Take the 2-minute tour ×
Stack Overflow is a question and answer site for professional and enthusiast programmers. It's 100% free, no registration required.

So I have a Latex file with some plots. However there's a problem with the figure floats in the image. I have a picture right before a page break, and latex pushes the to big plot down to the next. Fine enough. But then it decides to go smart and push up the section after the plot, to the free space that was left when the picture was pushed down. The result is as you understand pretty confusing, if you are discussing plots.

Here is some code

\subsection{Part A2.1.6}
 The Xsi2-distrubution with h=40 and 1\% significance gives 63.7(22.2) which 
 is significantly smaller than both Ljung-Box applied to the linear and 
 quadratic residuals, from which we can conclude that the residuals are not iid, 
 and that the linear and quadratic models are not as good as wanted. 
\begin{figure}[h!]
\hspace*{-2.5cm}
    \centering
    \includegraphics[scale=0.40]{plot7_MEGAPLOT.png}
    \hspace*{-2.5cm}
    \vspace*{-0.5cm}
    \caption{Plot of raw and deseasonalized dat}
\end{figure} 
\\
\section{Part A2.2}
\subsection{Part A2.2.1}
The main qualitative difference between the plots/roots is that we have an 
converging oscillating function for the complex roots while the real values 
gives us a weakly oscillating converging function.
share|improve this question
    
Tried switching h! to H for all figures in the file, which worked. However the wrapping became almost non-existent leaving small plots on pages of their own, which is not that optimal... –  Reed Richards Nov 19 '09 at 21:15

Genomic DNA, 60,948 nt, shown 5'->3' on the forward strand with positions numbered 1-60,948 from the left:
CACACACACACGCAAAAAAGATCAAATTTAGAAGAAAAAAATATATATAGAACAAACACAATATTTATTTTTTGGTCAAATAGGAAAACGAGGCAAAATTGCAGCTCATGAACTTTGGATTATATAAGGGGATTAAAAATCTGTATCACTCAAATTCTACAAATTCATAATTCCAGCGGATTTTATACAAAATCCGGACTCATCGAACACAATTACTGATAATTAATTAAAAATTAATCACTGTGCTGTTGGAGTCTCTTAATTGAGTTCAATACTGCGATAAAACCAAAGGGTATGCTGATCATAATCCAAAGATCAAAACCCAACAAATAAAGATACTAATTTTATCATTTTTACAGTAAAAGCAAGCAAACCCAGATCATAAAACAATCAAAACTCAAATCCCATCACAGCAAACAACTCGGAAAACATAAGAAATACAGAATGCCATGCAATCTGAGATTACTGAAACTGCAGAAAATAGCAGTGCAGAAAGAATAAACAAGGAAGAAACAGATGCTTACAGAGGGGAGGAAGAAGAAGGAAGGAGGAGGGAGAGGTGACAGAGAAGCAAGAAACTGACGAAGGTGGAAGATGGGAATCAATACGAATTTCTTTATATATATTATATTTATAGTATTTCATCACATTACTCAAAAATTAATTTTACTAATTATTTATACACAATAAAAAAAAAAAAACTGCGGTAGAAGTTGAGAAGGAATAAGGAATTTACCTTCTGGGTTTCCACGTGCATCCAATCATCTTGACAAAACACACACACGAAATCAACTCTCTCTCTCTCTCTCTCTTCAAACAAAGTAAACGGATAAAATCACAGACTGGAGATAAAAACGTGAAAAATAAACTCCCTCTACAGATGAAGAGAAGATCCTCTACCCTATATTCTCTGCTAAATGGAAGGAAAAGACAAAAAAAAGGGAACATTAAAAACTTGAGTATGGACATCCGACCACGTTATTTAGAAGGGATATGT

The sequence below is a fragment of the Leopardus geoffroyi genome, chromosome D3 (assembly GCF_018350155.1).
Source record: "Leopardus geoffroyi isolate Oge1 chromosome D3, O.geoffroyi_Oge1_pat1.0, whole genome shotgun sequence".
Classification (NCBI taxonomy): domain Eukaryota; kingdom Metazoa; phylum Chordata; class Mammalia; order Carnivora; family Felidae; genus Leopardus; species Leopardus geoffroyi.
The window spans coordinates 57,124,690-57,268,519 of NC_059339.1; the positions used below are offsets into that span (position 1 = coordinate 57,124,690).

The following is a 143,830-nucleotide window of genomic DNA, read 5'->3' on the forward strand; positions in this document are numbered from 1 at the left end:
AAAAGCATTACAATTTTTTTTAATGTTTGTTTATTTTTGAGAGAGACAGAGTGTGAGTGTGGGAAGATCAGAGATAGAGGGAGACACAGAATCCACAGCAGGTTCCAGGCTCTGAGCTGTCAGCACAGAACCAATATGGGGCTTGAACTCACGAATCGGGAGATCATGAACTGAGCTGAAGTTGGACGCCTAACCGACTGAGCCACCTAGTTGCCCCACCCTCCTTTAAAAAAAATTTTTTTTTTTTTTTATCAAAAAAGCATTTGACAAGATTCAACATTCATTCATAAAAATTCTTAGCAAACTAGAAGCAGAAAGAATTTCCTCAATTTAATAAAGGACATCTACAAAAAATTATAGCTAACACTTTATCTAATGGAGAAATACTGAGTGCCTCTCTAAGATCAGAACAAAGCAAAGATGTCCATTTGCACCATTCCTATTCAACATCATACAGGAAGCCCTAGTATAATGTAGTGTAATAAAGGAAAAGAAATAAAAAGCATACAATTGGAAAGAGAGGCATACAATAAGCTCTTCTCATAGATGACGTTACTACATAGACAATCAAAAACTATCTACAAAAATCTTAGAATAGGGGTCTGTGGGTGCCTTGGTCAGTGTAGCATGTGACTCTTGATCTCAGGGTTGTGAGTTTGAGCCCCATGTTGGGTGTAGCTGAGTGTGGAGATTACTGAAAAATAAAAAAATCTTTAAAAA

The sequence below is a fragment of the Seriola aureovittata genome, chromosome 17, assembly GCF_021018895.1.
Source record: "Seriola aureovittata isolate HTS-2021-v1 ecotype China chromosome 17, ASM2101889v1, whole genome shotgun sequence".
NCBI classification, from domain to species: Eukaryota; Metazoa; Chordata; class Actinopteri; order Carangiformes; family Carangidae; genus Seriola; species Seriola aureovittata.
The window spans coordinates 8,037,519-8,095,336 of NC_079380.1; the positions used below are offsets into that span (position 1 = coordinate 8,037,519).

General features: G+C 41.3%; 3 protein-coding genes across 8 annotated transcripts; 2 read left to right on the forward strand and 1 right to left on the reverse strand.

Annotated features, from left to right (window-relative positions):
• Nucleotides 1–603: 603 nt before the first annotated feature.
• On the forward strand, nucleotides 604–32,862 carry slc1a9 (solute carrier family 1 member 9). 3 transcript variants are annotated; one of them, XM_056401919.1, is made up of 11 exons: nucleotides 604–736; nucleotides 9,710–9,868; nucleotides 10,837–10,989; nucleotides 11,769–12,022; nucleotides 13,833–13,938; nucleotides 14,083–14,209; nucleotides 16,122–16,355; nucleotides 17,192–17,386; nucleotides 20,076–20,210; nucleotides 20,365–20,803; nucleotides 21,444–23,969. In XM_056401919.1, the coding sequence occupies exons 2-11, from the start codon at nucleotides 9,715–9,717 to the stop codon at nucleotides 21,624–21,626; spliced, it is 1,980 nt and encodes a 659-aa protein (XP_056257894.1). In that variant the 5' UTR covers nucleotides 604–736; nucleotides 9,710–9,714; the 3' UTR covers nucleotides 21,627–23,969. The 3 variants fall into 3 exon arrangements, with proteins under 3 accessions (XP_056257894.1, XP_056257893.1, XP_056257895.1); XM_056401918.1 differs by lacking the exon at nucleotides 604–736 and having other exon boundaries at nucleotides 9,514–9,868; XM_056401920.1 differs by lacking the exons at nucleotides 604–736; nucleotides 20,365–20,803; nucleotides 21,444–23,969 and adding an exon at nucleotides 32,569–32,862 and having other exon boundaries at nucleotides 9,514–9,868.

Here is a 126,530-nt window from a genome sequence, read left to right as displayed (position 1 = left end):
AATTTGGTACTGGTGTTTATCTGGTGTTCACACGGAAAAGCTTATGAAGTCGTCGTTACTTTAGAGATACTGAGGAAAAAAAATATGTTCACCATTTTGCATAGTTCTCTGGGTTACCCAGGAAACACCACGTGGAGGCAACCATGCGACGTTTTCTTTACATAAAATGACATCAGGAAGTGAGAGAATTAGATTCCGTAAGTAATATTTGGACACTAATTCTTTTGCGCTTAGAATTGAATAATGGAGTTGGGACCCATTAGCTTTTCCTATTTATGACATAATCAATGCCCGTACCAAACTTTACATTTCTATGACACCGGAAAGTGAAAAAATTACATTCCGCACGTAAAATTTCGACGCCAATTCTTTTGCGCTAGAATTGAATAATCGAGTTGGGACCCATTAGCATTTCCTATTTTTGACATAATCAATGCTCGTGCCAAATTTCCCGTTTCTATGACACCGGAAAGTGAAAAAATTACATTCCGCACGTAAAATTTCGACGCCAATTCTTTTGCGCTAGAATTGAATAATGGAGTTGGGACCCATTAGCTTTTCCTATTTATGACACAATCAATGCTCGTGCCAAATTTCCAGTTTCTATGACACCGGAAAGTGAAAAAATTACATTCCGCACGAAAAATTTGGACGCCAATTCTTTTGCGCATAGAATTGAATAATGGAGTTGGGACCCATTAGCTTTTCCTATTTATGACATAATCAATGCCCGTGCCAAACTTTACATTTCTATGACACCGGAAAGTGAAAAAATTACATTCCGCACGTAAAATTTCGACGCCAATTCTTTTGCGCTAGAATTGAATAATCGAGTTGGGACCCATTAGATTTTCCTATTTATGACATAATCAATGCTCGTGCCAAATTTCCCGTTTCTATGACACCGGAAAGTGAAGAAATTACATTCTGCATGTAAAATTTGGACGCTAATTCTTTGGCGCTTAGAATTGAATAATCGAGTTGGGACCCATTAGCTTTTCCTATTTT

if you want text to wrap around the figure/plot/table, use the wrapfig package. Also, why are you using \hspace*{}? Also, you are probably better off specifying an explicit with/height for your figure, as most raster images don't contain bounding box information, such that, scale is a lesser option in my mind... –  Mica Nov 19 '09 at 22:18
    
BTW, you should remove the \\ and replace it with a blank line –  Will Robertson Nov 20 '09 at 4:40
add comment

3 Answers

It sounds like you might need the placeins package to prevent floats crossing a section barrier.

I've summarised this and most of the other solutions for handling float placements here.

share|improve this answer
add comment

This is quite normal. If there is not enough space for a figure, then the space shouldn't be left blank; it should be filled with whatever text comes next in the document. (You don't see quarter-empty pages in professionally published books, for example.)

If you don't want the figures to float, then you can use [H], but I don't recommend it because as you've discovered it leaves lots of blank space.

My recommendation to everyone using floats is to not give them a placement argument at all (the default is [tbp]) or use [htbp] and let LaTeX put things where it likes. Getting good spacing once the document is finished is as much a problem of tweaking the surrounding material as it is playing with the float parameters.


By the way, no discussion of how LaTeX handles floats is complete without a link to Robin Fairbairn's FAQ entry on the subject.

share|improve this answer
add comment

What you don't say is what you expect to see. If the plot is too big for "here", then LaTeX has to put it on the next page (or a page of floats). That leaves some space which, as Will says, should be filled with something. What effect are you hoping to see?

share|improve this answer
add comment

Your Answer

 
discard

By posting your answer, you agree to the privacy policy and terms of service.

Not the answer you're looking for? Browse other questions tagged or ask your own question.